before Fort Morgan I was in Meridian, the headquarters of the department to which I had recently been temporarily assigned. On my return to Mobile on the 3rd instant I found that in consequence of the appearance of a land force off Dauphin Island the garrisons of Forts Gaines and Powell had been increased by sending some local troops (Pelham Cadets), marines, reserves, heavy artillery-in fact, almost every available soldier at that time in Mobile. It was then believed those would hold out against any attack likely to be made on them, and it was hoped the fleet would not enter the bay.
Lieutenant-Colonel Williams, of Fort Powell, abandoned and blew up his work without having a man injured, nor had any injury been inflicted on any part of his fort. He reports one of his gun- carriages disabled, and one gun temporarily out of use by careless loading. He had under his bomb-proof fully thirty days' water and two months' provisions. He had hand-grenades, revolvers, muskets, and howitzers to defend his fort against launches, and eight heavy guns to use against the ships. The fort had just been connected by telegraphed with Fort Gaines and with Mobile.
On the morning of the 5th there were seventy negroes with trenching tools in the fort. The guns on the east face of the work were mounted and in fighting order, but were not yet covered by the parapet, and the men serving them would have been exposed as are sailors on an ordinary many-of-war. It is altogether probable that a faithful service of their battery for half an hour would have driven off or sunk the only boat attacking its eastern face, and that it might have been held long enough to compel the fleet to put sea, or at least to enable Mobile to prepare fully for land attack.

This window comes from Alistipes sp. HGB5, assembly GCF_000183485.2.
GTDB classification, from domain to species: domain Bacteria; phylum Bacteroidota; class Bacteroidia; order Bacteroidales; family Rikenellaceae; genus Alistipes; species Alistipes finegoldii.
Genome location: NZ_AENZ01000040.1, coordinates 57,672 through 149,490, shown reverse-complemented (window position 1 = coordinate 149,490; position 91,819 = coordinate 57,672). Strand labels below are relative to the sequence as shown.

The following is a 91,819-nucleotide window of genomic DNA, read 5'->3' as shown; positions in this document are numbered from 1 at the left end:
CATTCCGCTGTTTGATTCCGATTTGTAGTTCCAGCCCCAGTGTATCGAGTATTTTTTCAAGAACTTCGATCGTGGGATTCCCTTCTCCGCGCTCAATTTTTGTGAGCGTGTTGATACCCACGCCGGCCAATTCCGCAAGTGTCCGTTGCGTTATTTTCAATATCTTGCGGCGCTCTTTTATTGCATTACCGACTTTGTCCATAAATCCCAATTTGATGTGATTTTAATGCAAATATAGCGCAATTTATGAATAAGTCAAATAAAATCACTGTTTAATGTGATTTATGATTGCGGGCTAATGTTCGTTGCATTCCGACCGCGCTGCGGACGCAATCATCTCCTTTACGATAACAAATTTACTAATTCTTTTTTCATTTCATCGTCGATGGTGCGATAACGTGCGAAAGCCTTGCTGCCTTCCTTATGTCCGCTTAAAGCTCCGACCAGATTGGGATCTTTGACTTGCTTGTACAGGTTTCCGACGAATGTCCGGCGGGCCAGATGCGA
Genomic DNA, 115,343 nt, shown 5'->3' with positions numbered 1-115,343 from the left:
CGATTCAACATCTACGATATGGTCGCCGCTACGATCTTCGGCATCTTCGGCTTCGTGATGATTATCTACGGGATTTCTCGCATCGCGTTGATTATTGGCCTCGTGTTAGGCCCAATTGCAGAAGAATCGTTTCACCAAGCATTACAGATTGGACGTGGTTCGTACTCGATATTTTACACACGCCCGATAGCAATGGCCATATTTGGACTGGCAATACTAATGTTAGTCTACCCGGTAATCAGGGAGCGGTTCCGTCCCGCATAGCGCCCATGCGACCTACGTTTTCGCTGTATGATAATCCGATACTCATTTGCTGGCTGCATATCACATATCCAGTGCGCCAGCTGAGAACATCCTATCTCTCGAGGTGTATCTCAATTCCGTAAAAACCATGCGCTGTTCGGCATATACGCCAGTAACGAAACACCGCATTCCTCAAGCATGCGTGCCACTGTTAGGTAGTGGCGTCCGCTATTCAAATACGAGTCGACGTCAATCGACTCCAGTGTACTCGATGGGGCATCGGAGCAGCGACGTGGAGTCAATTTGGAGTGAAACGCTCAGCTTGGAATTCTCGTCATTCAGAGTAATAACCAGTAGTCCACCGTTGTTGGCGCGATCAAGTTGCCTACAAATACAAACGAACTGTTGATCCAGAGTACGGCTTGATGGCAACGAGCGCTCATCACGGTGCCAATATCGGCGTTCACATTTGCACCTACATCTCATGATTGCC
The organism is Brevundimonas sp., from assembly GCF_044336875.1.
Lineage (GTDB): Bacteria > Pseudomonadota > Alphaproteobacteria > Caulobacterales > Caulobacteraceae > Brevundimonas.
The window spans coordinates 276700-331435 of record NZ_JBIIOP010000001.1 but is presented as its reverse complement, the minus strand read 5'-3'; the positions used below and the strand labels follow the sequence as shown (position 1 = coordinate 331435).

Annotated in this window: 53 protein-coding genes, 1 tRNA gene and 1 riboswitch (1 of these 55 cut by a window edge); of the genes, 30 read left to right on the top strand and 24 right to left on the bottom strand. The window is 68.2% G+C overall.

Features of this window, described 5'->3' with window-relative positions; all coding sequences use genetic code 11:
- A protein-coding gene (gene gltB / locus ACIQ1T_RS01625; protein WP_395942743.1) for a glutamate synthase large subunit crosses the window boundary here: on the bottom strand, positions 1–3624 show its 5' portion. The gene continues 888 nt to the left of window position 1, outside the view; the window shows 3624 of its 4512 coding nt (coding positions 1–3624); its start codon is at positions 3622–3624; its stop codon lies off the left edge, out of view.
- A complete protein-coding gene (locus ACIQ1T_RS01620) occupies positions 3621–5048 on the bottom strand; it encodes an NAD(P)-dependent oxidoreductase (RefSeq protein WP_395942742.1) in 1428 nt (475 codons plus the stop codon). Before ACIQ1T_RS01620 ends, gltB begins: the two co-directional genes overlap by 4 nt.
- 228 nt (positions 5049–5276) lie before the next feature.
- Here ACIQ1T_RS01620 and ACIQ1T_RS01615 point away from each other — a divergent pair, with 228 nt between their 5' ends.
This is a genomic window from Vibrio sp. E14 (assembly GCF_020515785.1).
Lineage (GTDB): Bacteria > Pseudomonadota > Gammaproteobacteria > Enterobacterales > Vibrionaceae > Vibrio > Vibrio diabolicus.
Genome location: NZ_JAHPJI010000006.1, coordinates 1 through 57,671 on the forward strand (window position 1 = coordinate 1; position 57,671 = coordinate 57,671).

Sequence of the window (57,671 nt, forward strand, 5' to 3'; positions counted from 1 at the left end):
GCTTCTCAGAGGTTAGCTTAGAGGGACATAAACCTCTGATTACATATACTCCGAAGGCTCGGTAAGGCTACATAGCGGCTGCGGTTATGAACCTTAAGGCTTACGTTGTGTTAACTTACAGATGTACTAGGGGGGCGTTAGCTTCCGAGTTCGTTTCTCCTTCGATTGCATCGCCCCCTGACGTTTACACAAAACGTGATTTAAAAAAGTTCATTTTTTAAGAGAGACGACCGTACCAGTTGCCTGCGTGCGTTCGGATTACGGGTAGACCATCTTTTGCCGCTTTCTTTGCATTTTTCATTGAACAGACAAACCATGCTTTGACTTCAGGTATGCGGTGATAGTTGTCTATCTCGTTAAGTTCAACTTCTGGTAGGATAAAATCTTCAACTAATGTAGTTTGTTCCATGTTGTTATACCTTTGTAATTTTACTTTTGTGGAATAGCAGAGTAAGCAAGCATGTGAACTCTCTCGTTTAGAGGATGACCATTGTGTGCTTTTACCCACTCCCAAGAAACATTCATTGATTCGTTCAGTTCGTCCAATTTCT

Fort Gaines was garrisoned by six companies Twenty-first Alabama Regiment, two companies First Alabama Battalion, 40 Pelham Cadets, 120 reserves, and about 40 marines; in all, about 600 good troops. The fort was well supplied for six months. The three 10-inch guns (a) were dismounted during the bombardment. Twenty guns remained in good order. The fort was uninjured, and could have long withstood attack. The inclosed copy of General Page 's dispatch* reveals all I know of the surrender.
The important consequence of these misfortunes is that Mobile is henceforth liable to attack without warning, and must always be ready for siege. I have heretofore, as you know, sent from here troops and supplies to other points which seemed more important or more imminently pressed. Henceforth I must collect and hold here everything necessary for a beleaguered city. The heavy armament calls for a great deal of ammunition. The outer line -Morgan, Gaines, and Powell-was supplied with 300 rounds per gun. The guns near the city have not more than 200. The total number of men now under arms in the whole district is about 6,000, about, 1,000 of whom have been under fire, and a large portion are citizens of the place. The city has probably more women and children in it than at any time since the war began.
I am, sir, very respectfully, your obedient servant,
DABNEY H. MAURY,
Honorable JAMES A. SEDDON,
Secretary of War, C. S. A., Richmond, Va.
a Temporarily dismounted during the bombardment by the carelessness of the cannoneers; afterward remounted according to information just received.
*See p. 436.